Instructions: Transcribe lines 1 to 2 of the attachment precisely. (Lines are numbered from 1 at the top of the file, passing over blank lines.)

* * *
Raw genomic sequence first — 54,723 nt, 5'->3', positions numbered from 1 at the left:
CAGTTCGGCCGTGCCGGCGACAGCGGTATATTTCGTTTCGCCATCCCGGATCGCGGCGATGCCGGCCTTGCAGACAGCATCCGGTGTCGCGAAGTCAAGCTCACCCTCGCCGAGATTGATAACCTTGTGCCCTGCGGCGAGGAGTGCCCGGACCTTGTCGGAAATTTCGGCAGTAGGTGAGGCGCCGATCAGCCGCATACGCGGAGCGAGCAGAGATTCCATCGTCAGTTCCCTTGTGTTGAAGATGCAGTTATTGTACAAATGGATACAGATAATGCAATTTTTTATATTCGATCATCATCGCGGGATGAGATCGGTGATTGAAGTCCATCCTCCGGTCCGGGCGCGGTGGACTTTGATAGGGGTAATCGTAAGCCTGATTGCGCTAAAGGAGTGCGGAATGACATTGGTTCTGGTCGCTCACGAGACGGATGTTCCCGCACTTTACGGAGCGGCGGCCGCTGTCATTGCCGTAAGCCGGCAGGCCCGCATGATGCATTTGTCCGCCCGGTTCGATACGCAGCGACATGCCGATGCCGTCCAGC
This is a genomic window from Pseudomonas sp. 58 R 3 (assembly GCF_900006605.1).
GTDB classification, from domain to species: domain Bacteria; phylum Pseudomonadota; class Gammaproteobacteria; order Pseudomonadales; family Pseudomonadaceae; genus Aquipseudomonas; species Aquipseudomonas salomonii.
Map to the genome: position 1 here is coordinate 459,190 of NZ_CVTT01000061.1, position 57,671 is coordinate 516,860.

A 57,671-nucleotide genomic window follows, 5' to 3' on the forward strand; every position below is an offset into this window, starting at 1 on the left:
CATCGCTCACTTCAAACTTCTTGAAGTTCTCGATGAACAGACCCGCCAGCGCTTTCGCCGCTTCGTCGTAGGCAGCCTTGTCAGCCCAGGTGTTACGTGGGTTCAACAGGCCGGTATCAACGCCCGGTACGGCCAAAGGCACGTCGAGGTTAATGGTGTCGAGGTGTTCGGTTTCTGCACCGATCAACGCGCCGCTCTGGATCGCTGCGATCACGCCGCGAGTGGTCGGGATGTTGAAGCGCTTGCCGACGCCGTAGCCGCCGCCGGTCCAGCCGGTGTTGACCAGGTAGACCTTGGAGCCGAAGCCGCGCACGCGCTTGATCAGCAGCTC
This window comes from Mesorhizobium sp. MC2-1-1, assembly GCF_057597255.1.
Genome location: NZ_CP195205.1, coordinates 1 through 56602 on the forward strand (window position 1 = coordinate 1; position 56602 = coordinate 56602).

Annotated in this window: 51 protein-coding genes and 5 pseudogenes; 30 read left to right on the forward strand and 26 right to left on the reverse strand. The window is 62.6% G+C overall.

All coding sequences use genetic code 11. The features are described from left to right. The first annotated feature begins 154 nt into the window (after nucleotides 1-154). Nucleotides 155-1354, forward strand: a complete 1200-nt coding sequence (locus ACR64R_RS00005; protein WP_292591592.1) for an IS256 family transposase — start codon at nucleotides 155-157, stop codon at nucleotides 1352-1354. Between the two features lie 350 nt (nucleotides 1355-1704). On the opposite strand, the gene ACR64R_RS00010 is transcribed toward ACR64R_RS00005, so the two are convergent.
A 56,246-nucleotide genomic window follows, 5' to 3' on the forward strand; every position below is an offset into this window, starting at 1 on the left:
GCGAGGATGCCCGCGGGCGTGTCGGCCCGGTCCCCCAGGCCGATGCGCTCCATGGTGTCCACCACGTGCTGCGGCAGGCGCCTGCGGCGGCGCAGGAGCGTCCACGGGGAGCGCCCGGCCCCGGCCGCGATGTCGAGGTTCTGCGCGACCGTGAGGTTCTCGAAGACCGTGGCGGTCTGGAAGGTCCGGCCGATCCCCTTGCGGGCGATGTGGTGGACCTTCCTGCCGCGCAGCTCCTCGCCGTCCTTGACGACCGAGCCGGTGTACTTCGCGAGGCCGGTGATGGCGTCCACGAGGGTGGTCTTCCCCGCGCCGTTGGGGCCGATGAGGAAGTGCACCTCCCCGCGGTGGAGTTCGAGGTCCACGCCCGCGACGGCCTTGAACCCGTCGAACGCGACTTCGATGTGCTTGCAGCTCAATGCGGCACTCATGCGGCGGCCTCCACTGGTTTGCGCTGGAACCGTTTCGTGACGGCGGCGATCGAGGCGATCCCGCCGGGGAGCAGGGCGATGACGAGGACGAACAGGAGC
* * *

Raw genomic sequence first — 54,723 nt, 5'->3', positions numbered from 1 at the left:
CAGTTCGGCCGTGCCGGCGACAGCGGTATATTTCGTTTCGCCATCCCGGATCGCGGCGATGCCGGCCTTGCAGACAGCATCCGGTGTCGCGAAGTCAAGCTCACCCTCGCCGAGATTGATAACCTTGTGCCCTGCGGCGAGGAGTGCCCGGACCTTGTCGGAAATTTCGGCAGTAGGTGAGGCGCCGATCAGCCGCATACGCGGAGCGAGCAGAGATTCCATCGTCAGTTCCCTTGTGTTGAAGATGCAGTTATTGTACAAATGGATACAGATAATGCAATTTTTTATATTCGATCATCATCGCGGGATGAGATCGGTGATTGAAGTCCATCCTCCGGTCCGGGCGCGGTGGACTTTGATAGGGGTAATCGTAAGCCTGATTGCGCTAAAGGAGTGCGGAATGACATTGGTTCTGGTCGCTCACGAGACGGATGTTCCCGCACTTTACGGAGCGGCGGCCGCTGTCATTGCCGTAAGCCGGCAGGCCCGCATGATGCATTTGTCCGCCCGGTTCGATACGCAGCGACATGCCGATGCCGTCCAGC